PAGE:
Poll: Battle for Congress Tightens Between Parties

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    NEWSLETTERS

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    A sign that reads "Congress, You're Fired!" is seen during a rally on the West Front of the U.S. Capitol Building on September 12, 2010 in Washington, DC.

    WASHINGTON - With Election Day exactly five weeks away, the latest NBC News/Wall Street Journal poll shows that the battle for control of Congress has tightened, as key Democratic-leaning demographic groups are expressing more enthusiasm about the upcoming midterms.

    Among likely voters, Republicans now hold a three-point lead in the generic-ballot test for control of Congress, down from their nine-point lead last month.

    Despite what the NBC/WSJ pollsters say is natural tightening, however, the overall dynamics heading into the election remain the same: Nearly six in 10 think the country is headed in the wrong direction; just a third believe the economy will improve in the next year; President Barack Obama’s approval rating is stuck in the mid 40s; and political independents are favoring the GOP.

    And those dynamics foreshadow significant losses for the party in power.

    “I still think you’re looking at a very difficult year for the Democrats,” said GOP pollster Bill McInturff, who conducted the survey with Democratic pollster Peter D. Hart.

     

    Younger voters staying on the sidelines
    In the poll, registered voters are split, 44 percent to 44 percent, over the party they prefer controlling Congress.

    But among likely voters — identified by their past voting history and their high level of interest in the November midterms — 46 percent prefer a Republican-controlled Congress, versus 43 percent who want a Democratic-led one.

    That’s a decline (though within the margin of error) from the 49-to-40 percent lead Republicans held in late August.

    The NBC/WSJ pollsters attribute the tightening to increased enthusiasm for the upcoming midterms by African Americans (who saw a six-point gain in high interest) and Hispanics (who saw an 11-point gain).

    But young voters, who helped fuel Obama’s presidential victory in 2008, are now sitting on the sidelines. Just 35 percent of those ages 18-34 are enthusiastic about the election in November, versus 65 percent of seniors who say that.

    That disparity is a chief reason why Obama on Tuesday traveled to a rally at the University of Wisconsin, while Vice President Joe Biden visited Penn State.

     

    “I don’t think [Democrats] can change the mood,” said Hart, the Democratic pollster. “But they can change the turnout.”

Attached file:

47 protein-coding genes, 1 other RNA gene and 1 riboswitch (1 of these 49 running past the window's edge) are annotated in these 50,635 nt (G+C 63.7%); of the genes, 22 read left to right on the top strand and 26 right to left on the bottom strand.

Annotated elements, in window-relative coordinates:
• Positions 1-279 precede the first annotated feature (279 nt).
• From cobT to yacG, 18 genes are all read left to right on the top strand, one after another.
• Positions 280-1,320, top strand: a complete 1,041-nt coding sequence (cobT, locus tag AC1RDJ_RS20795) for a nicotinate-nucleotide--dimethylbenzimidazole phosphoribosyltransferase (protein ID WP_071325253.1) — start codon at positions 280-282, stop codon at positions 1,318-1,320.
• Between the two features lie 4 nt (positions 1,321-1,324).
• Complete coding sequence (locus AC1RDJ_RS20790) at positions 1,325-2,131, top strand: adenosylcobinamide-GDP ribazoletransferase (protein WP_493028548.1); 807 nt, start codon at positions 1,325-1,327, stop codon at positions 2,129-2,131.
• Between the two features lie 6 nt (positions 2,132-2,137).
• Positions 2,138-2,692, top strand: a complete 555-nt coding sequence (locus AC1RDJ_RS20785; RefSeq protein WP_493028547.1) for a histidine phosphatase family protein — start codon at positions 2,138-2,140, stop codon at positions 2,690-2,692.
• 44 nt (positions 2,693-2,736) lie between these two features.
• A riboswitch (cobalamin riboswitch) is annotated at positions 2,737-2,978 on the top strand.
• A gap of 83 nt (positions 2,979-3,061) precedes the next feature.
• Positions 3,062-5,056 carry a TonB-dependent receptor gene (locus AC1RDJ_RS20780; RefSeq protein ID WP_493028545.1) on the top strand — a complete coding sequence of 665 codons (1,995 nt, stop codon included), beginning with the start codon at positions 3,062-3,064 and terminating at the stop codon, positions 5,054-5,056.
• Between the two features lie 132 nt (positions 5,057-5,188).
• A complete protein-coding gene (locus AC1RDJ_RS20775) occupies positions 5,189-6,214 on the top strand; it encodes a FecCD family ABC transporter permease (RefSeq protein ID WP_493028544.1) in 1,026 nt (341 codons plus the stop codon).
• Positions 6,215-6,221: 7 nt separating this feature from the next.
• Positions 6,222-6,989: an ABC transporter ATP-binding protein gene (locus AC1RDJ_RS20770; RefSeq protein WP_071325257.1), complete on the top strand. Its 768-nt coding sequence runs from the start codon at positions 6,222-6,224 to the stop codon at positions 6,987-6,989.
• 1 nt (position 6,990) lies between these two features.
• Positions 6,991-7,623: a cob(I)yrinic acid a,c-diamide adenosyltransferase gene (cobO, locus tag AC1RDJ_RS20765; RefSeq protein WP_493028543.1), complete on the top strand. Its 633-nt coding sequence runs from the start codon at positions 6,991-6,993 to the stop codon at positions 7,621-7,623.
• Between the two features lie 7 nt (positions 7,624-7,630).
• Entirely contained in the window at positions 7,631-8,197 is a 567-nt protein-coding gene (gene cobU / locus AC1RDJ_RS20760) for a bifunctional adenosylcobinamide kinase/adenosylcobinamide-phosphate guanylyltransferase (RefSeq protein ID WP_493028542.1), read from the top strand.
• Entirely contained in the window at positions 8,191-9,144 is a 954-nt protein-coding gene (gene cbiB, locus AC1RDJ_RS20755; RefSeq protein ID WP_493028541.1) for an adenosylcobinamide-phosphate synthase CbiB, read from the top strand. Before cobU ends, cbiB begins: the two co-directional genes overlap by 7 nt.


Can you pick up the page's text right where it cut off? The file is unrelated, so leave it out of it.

What change do voters want?
    Indeed, the political mood remains virtually unchanged.

    Just under 60 percent of all respondents believe the country is on the wrong track, a small decrease from last month. In addition, 65 percent think the U.S. economy will either get worse or stay the same in the next 12 months. And 73 percent disapprove of the job that Congress is doing.

    The president’s job-approval rating stands at 46 percent, up one point from August.

    Given this sour mood, the poll included this question: Which outcomes from the election would be acceptable? Unacceptable?

    The most acceptable outcomes: that the influence of special interests would be reduced (70 percent of registered voters and 76 percent of likely voters said that would be acceptable); that new people with few ties to the political process would be elected (69 percent of registered voters, 70 percent of likely voters); and that the Tea Party influences the Republican Party to become more conservative on fiscal issues (50 percent of registered voters, 54 percent of likely voters).

    The most unacceptable outcomes: that Democrat Nancy Pelosi continue as House speaker (51 percent of registered voters and 57 percent of likely voters said that was unacceptable), and that Sarah Palin become the leading spokesperson for the Republican Party (55 percent of registered voters, 53 percent of likely voters).

    Measuring the Tea Party
    The poll — which was taken of 1,000 adults (200 by cell phone) from Sept. 22-26, and which has an overall margin of error of plus-minus 3.1 percentage points — also measures attitudes about the Tea Party.

    Twenty-seven percent of respondents said they consider themselves Tea Party supporters. They are, not surprisingly, mostly white, mostly Republican, and mostly conservative.

    In addition, 42 percent say that the movement has been a good thing for the American political system, while just 18 percent say it has been a bad thing.

    And 30 percent say the Tea Party has too much influence on the Republican Party, 18 percent say it has too little influence and 33 percent say it has just enough influence.

    Overall, 30 percent view the Tea Party in a favorable light, while 36 percent view it unfavorably.

    That’s compared with the Democratic Party’s 37-42 fav/unfav rating, and the GOP’s 31-43 score.

     

    Bubba’s comeback
    The most popular political figure in the poll? It’s none other than former President Bill Clinton, whose favorable/unfavorable rating is 55-23.

    By comparison, Obama’s is 47-41; former Arkansas Republican Gov. Mike Huckabee’s is 26-25; House Minority Leader John Boehner’s is 14-17; Senate Minority Leader Mitch McConnell’s is 12-18; former Massachusetts Republican Gov. Mitt Romney’s is 21-30; former Republican House Speaker Newt Gingrich’s is 24-35; Senate Majority Leader Harry Reid’s is 15-32; former Alaska Republican Gov. Sarah Palin’s is 30-48; and current House Speaker Nancy Pelosi’s is 22-50.

    One of the main reasons for Clinton’s positive score is that he no longer remains a GOP target. In the survey, 47 percent of Republicans view the ex-president negatively, compared with 78 percent of them who view Obama negatively.

    Mark Murray covers politics for NBC News.